Q: I am a high net-worth person who got by with a debit card for many years, until I realized I had NO credit score and needed a mortgage. We never carry a balance and we travel frequently. Any advice?
Q: I am a high net-worth person who got by with a debit card for many years, until I realized I had NO credit score and needed a mortgage. So, I got a Visa card through my brokerage, with a 2 percent cash back feature. Now that is being taken over by a different company and I'm looking for advice on what may be better. We never carry a balance, and while we travel frequently, have thousands of accumulated airline miles we can't seem to use. Any advice?
A: You're exactly the kind of customer that credit card companies will fawn over, even though your credit report might not agree. Leverage your brokerage and airline loyalty to find a rewards credit card that will help you build an even stronger credit profile.
I've often heard bankers say that American credit scores measure how good you are at staying in debt, as opposed to how well you manage your money. Lenders really want to know whether you're a high risk for walking away from a mortgage, so they like scoring systems that review your history with other kinds of consumer credit. A really good cash back credit card and a few simple credit score tricks can help you earn one of today's best mortgage deals.
1. Link a cash back rewards card to your brokerage. You're not the only person your brokerage disappointed when they stopped offering that 2 percent cash back card. Fortunately, some alternatives exist. The Fidelity Investment Rewards American Express Card (winner of our 2011 Editor's Choice Award) will match that 2 percent offer and deposit your rebate directly into your brokerage account. Bank of America Merrill Lynch and TD Ameritrade also offer cash back rebate cards for their customers, though you usually have to request details directly from a broker.
2. Monitor your credit utilization. To get the most from this strategy, you want the balance that your credit card reports to the three major credit bureaus to land at about 30 percent of your available credit line. Hitting right into that sweet spot may take a little calculation. You may need to pay off a little of your balance before your statement closes to land that magic number.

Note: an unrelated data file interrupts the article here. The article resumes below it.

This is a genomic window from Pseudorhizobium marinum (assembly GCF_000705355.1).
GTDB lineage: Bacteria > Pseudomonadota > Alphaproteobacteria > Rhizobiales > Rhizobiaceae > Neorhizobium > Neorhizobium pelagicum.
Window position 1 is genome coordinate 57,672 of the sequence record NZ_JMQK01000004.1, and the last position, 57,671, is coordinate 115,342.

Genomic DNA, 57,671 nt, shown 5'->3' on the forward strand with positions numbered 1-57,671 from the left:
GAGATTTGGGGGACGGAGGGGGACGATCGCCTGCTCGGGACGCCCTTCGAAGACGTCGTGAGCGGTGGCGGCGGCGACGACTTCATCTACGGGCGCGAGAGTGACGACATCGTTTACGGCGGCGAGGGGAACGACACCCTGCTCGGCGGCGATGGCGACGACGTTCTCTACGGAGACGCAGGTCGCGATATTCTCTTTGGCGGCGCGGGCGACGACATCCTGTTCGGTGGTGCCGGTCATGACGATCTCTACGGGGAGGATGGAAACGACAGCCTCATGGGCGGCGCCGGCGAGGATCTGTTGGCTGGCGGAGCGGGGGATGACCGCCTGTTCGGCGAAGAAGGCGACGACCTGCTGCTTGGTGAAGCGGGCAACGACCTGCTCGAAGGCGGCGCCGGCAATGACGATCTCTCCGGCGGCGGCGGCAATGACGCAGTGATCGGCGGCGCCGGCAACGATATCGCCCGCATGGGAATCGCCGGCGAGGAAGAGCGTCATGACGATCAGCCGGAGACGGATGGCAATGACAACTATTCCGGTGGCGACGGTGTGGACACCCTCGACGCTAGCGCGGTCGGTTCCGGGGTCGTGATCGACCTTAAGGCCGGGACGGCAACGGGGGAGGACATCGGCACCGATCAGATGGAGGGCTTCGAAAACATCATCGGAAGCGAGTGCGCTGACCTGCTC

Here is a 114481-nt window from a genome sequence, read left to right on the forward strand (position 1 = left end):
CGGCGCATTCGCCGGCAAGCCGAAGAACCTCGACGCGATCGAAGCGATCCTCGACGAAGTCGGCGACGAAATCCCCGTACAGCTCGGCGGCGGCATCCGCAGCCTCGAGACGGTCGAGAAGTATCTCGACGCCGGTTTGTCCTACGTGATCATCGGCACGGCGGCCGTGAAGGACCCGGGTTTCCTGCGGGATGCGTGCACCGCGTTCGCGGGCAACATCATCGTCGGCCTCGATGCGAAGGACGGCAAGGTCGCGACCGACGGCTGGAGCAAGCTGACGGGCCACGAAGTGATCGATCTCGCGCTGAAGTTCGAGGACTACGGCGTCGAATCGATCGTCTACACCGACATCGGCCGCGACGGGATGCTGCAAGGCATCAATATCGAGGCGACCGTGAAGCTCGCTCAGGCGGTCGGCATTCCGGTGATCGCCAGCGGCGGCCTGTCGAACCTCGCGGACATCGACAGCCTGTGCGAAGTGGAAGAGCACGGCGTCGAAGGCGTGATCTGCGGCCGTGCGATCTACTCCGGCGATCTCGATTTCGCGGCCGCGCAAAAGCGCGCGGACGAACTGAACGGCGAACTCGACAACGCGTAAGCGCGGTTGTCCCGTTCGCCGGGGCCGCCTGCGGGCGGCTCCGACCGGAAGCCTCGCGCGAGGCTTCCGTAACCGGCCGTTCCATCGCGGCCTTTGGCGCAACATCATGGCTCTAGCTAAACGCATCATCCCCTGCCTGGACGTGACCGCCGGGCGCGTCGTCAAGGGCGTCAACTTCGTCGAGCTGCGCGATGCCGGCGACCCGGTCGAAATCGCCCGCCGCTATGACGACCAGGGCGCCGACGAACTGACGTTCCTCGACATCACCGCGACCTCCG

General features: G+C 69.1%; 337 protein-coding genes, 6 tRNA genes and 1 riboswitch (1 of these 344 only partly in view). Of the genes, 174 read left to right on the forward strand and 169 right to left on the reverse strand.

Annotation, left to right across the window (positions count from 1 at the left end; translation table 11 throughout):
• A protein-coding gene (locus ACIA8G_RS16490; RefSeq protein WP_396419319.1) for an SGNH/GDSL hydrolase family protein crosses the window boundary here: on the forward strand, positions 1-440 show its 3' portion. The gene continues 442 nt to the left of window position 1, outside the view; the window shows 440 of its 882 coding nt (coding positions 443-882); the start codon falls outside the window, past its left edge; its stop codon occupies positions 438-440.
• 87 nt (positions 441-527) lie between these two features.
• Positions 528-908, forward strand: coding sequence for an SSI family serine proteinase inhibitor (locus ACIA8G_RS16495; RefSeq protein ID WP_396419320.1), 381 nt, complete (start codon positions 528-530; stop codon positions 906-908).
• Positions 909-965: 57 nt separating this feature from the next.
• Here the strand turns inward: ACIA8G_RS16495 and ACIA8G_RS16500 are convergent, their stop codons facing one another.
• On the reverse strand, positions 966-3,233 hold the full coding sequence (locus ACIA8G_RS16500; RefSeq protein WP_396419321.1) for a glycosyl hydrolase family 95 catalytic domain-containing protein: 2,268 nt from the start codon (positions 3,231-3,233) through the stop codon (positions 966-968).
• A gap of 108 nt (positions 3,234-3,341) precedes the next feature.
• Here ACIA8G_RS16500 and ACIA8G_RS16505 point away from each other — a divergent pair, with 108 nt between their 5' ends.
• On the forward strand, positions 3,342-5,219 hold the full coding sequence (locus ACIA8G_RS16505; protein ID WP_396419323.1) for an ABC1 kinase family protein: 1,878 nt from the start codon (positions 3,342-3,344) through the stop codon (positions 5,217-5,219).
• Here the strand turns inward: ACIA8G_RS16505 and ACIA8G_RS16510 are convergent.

3. Pay your balance in full every month. Not only will you collect your cash back rewards, but most of your monthly purchases will fall inside your credit card issuer's interest-free grace period. If you think you'll dial back your credit card usage after you get the mortgage deal you want, try to find a rewards card with a low introductory rate.
And, about those frequent flier miles… Most airline loyalty programs have embraced relationships with retailers and restaurants that will happily convert your miles into gift cards, magazine subscriptions, and merchandise. Your airline may also allow you to float miles on a third-party exchange service that can get you the rewards you really want.
Correction, Jan. 17, 2012: According to John Ulzheimer, president of consumer education at SmartCredit.com and an expert on the FICO score, the ideal percentage of credit utilization is not 30 percent, but from 1 to 10 percent.
- Know Your Credit Card Foreign Transaction Fee BEFORE You Travel
- Best credit cards for new college grads
- Target Discontinues Visa Credit Card
- About two years ago, I went through Chapter 7 bankruptcy. Will I be eligible for an American Express again?
- Chase boosts British Airways Visa offer with 100,000 bonus miles